One reason, is that
I’m getting my garden prepped right now for next spring – conditioning soil, cleaning up branches, getting new lawn sprinklers at Gilmour, etc.
Of course, since mine is an area that has not been gardened before (or at least not in a long time), I’ve got a lot of work ahead of me.
Cleanup is first, and probably most important. I’ll be removing lots of branches, weeds and other cover (including a bed of rocks). During the winter, weeds, dead leaves and other cover make great habitat for slugs, bugs and other undesirables in your garden. Weeding is also extremely important, as weeds have the tendency to self seed and come back in your pumpkin patch twice as strong for next year. Get all of your plants that have stopped producing out of the garden and into the compost pile (if you have one), unless they are blighted or otherwise diseased.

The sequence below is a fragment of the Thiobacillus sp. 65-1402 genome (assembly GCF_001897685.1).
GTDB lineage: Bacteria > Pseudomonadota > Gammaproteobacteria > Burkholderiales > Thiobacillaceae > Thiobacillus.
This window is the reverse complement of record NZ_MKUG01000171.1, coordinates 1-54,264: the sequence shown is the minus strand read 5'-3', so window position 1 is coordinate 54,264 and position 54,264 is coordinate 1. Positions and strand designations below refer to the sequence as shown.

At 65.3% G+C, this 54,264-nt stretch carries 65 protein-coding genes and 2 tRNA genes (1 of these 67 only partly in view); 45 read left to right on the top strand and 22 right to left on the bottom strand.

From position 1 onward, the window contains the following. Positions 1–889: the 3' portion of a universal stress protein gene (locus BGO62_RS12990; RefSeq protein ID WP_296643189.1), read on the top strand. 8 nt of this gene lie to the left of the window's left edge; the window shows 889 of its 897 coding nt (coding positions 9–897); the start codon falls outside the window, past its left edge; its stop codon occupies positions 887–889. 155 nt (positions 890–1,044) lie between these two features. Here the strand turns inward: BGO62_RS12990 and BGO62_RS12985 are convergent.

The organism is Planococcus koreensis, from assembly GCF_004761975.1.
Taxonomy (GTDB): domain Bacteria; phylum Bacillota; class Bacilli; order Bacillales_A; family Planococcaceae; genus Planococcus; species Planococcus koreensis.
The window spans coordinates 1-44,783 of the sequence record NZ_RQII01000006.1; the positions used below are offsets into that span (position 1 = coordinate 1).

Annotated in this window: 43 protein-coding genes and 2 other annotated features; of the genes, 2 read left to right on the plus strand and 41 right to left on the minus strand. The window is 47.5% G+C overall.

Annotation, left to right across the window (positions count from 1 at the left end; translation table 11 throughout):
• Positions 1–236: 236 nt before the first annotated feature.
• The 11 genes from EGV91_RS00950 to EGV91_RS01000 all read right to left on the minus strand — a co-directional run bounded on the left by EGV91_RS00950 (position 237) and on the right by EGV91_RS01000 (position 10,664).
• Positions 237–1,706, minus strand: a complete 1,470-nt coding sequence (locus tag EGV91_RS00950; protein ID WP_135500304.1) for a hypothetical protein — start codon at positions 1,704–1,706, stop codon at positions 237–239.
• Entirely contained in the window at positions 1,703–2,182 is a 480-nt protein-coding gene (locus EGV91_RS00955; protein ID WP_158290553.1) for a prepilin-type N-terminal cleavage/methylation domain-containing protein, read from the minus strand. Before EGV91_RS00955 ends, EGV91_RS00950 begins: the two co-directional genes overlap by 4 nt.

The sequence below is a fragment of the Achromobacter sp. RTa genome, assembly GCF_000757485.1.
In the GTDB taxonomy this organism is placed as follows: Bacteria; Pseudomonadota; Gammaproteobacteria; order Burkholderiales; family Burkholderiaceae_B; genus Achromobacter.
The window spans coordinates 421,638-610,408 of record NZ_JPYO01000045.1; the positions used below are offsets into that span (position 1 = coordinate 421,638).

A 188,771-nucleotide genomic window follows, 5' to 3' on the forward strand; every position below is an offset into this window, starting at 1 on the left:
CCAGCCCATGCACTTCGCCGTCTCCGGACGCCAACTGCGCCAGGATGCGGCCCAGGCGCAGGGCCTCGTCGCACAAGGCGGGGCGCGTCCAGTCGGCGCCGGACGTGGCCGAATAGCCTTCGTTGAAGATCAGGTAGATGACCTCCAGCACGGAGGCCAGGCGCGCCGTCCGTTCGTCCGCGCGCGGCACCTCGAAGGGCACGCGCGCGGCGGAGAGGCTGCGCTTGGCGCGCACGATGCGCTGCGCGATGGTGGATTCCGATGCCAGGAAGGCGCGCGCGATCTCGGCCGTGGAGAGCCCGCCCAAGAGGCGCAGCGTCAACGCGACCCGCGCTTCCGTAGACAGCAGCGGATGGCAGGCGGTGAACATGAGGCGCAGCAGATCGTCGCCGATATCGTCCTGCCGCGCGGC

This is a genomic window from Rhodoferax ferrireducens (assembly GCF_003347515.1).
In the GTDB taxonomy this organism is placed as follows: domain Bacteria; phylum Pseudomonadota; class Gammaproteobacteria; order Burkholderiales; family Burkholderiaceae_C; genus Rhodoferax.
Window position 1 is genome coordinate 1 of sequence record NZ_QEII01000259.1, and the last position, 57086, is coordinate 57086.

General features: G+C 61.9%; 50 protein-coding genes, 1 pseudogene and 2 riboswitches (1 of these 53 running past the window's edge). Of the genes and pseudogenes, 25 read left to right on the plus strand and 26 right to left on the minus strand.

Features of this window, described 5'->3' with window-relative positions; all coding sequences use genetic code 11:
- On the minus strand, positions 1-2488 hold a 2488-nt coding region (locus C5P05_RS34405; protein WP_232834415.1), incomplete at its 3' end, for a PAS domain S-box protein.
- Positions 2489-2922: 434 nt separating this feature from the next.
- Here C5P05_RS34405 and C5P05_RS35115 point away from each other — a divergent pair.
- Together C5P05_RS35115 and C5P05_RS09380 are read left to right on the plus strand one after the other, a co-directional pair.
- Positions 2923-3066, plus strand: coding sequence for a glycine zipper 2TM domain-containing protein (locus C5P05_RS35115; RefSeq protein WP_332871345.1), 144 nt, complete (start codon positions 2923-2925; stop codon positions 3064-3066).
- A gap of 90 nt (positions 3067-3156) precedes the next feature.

After your garden area is clean, determine what nutrients that your soil is missing. Typically, the local extension of your state university (or whichever is heavily focused on agriculture) will test your soils for a small fee, then tell you what nutrients need to be added. For soil testing services in your area just search google for “soil test YOUR STATE”. If you’re more of the diy type, go ahead and do a DIY soil test. Missing nutrients will depend on where you live and what you’ve been growing recently, depending on whether or not that crop puts nutrients into the soil, or takes them out. Organic matter is a great addition to the soil in most cases. Add organic matter (typically straw/hay) to the soil in the fall, will keep the soil moist and prevent weeds from growing in your garden. This is a great time to work some manure into the soil – you can buy it, but a farmer would be happy to give you some if you asked. Just make sure that it’s not a far drive so you dont have to deal with the smell. Important: Do not add manure when there are crops present – it can carry organisms that can contaminate your crops.